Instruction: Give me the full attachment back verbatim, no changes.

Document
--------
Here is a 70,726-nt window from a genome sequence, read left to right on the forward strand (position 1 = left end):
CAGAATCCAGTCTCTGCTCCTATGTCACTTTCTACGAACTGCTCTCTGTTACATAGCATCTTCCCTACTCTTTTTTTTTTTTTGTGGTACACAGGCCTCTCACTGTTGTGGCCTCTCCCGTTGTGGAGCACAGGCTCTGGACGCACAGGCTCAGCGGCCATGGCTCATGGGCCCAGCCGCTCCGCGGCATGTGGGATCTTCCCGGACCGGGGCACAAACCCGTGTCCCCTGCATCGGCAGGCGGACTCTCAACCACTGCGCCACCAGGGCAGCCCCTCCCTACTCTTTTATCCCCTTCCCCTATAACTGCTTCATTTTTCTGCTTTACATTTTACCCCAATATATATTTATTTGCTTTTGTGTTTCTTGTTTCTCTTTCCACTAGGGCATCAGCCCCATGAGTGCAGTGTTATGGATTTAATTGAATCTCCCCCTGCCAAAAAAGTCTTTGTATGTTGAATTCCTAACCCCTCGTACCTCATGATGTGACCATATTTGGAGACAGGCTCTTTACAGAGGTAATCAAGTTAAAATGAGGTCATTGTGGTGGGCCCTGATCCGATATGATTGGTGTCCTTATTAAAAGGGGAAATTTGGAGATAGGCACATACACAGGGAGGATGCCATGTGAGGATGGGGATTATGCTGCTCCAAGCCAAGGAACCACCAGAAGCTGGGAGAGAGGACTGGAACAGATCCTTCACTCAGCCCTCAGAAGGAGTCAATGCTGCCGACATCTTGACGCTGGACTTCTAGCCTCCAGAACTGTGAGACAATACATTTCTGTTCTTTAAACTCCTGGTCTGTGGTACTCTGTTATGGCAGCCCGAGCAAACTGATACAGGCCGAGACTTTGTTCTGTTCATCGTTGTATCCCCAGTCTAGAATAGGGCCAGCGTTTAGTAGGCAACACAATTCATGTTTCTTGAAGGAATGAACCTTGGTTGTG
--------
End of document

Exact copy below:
Here is a 70,726-nt window from a genome sequence, read left to right on the forward strand (position 1 = left end):
CAGAATCCAGTCTCTGCTCCTATGTCACTTTCTACGAACTGCTCTCTGTTACATAGCATCTTCCCTACTCTTTTTTTTTTTTTGTGGTACACAGGCCTCTCACTGTTGTGGCCTCTCCCGTTGTGGAGCACAGGCTCTGGACGCACAGGCTCAGCGGCCATGGCTCATGGGCCCAGCCGCTCCGCGGCATGTGGGATCTTCCCGGACCGGGGCACAAACCCGTGTCCCCTGCATCGGCAGGCGGACTCTCAACCACTGCGCCACCAGGGCAGCCCCTCCCTACTCTTTTATCCCCTTCCCCTATAACTGCTTCATTTTTCTGCTTTACATTTTACCCCAATATATATTTATTTGCTTTTGTGTTTCTTGTTTCTCTTTCCACTAGGGCATCAGCCCCATGAGTGCAGTGTTATGGATTTAATTGAATCTCCCCCTGCCAAAAAAGTCTTTGTATGTTGAATTCCTAACCCCTCGTACCTCATGATGTGACCATATTTGGAGACAGGCTCTTTACAGAGGTAATCAAGTTAAAATGAGGTCATTGTGGTGGGCCCTGATCCGATATGATTGGTGTCCTTATTAAAAGGGGAAATTTGGAGATAGGCACATACACAGGGAGGATGCCATGTGAGGATGGGGATTATGCTGCTCCAAGCCAAGGAACCACCAGAAGCTGGGAGAGAGGACTGGAACAGATCCTTCACTCAGCCCTCAGAAGGAGTCAATGCTGCCGACATCTTGACGCTGGACTTCTAGCCTCCAGAACTGTGAGACAATACATTTCTGTTCTTTAAACTCCTGGTCTGTGGTACTCTGTTATGGCAGCCCGAGCAAACTGATACAGGCCGAGACTTTGTTCTGTTCATCGTTGTATCCCCAGTCTAGAATAGGGCCAGCGTTTAGTAGGCAACACAATTCATGTTTCTTGAAGGAATGAACCTTGGTTGTG